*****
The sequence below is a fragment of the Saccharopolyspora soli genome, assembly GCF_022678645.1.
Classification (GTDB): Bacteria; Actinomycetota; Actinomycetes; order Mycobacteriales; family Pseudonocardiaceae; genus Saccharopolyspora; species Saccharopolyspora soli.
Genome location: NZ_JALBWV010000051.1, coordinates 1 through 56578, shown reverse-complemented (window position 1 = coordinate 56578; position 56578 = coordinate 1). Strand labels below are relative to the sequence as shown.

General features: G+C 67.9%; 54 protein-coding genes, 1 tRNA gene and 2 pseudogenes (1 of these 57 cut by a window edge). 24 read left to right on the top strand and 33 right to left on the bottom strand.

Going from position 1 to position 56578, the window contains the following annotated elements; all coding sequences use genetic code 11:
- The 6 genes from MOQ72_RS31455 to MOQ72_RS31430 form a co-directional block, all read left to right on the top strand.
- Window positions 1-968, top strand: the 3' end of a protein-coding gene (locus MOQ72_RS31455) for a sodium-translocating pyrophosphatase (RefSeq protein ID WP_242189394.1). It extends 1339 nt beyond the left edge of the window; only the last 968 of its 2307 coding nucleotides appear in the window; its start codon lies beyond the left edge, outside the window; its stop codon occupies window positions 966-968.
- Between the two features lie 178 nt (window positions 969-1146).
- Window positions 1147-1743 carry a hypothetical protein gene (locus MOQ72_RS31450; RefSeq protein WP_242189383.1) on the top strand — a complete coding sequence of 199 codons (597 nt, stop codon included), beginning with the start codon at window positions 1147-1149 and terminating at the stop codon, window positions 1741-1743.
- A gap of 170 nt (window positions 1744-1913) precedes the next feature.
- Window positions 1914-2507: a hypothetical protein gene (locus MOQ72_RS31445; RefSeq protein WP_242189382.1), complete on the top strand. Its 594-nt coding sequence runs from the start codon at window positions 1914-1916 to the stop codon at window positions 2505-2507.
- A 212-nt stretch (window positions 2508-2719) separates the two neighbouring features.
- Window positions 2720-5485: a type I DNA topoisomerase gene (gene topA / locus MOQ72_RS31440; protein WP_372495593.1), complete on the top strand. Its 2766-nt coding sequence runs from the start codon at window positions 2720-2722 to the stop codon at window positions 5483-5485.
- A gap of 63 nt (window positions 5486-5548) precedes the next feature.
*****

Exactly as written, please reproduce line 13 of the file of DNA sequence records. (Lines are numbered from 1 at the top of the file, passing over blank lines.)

- Window positions 2720-5485: a type I DNA topoisomerase gene (gene topA / locus MOQ72_RS31440; protein WP_372495593.1), complete on the top strand. Its 2766-nt coding sequence runs from the start codon at window positions 2720-2722 to the stop codon at window positions 5483-5485.